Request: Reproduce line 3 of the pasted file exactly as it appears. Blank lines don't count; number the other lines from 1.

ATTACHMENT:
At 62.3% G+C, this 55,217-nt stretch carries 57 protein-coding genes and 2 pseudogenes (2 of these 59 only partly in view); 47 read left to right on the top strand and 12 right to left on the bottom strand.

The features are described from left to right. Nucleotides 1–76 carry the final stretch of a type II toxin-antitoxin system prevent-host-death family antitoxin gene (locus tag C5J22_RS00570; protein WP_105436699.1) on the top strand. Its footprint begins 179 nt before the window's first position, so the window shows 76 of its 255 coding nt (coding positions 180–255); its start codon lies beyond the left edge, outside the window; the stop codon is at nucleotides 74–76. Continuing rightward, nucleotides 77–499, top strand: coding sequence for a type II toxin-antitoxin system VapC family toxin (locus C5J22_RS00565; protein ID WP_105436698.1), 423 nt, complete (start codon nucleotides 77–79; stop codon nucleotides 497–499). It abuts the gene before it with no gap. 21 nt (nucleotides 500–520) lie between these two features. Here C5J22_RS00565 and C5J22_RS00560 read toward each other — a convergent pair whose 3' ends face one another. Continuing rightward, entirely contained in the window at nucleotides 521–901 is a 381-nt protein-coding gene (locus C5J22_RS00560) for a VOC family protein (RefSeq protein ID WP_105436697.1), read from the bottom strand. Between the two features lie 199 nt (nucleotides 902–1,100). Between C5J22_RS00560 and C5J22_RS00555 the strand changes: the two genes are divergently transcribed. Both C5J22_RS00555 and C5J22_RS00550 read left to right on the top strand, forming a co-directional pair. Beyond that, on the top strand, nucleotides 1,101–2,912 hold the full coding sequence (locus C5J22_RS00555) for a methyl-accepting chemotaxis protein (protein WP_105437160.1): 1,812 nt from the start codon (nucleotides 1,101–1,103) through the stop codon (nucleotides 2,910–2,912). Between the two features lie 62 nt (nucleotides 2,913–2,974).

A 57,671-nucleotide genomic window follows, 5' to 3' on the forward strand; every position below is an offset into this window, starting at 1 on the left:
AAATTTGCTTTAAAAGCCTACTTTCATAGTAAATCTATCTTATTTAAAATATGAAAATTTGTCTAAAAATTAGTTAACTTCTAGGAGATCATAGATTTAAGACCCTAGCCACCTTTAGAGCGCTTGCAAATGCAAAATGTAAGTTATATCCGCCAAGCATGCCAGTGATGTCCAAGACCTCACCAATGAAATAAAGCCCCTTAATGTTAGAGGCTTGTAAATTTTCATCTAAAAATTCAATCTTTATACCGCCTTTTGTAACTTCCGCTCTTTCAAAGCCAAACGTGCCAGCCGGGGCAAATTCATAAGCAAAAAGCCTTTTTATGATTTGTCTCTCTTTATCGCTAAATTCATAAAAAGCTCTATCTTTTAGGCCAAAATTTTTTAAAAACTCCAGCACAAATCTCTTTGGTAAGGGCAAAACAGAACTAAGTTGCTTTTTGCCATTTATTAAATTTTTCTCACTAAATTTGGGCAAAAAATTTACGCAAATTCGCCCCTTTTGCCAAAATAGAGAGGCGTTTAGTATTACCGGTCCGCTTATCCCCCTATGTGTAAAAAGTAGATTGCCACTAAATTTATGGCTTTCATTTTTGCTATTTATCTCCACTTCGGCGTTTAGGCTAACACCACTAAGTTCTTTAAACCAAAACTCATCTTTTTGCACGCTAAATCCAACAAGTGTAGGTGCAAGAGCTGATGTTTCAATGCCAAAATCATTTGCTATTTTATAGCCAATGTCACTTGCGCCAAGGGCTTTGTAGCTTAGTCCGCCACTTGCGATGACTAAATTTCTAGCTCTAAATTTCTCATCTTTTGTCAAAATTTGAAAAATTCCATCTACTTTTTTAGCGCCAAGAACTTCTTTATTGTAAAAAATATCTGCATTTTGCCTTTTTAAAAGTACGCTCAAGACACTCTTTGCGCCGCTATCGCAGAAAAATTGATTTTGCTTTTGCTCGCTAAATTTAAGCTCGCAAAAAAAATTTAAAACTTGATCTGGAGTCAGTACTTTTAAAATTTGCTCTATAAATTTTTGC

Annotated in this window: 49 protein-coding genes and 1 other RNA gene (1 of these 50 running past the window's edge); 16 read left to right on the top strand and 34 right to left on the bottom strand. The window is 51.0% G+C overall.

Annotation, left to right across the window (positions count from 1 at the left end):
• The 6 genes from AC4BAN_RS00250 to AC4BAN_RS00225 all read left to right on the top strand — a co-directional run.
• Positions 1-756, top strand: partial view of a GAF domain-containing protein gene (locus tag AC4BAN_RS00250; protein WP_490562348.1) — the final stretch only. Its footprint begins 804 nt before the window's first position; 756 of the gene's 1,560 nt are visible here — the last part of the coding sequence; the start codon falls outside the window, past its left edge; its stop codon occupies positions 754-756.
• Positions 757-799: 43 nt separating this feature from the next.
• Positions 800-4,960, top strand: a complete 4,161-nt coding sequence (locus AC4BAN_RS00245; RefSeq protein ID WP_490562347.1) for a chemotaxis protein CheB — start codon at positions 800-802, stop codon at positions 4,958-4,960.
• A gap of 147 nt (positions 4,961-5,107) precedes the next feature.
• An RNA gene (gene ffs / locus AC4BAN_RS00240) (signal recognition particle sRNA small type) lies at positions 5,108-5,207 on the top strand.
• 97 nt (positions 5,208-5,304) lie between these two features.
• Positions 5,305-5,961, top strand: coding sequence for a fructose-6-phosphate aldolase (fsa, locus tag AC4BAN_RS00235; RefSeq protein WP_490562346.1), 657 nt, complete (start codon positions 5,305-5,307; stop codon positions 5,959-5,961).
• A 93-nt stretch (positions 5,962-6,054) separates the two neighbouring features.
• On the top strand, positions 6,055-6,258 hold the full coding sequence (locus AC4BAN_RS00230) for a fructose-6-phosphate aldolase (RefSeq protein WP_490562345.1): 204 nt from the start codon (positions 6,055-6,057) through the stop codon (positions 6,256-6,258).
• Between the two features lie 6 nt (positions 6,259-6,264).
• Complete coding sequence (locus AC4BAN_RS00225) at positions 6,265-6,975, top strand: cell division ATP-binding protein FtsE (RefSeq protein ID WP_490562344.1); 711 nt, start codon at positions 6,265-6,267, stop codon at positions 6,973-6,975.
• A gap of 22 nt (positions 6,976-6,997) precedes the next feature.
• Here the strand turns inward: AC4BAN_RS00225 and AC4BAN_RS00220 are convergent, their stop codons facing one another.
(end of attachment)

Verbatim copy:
A 57,671-nucleotide genomic window follows, 5' to 3' on the forward strand; every position below is an offset into this window, starting at 1 on the left: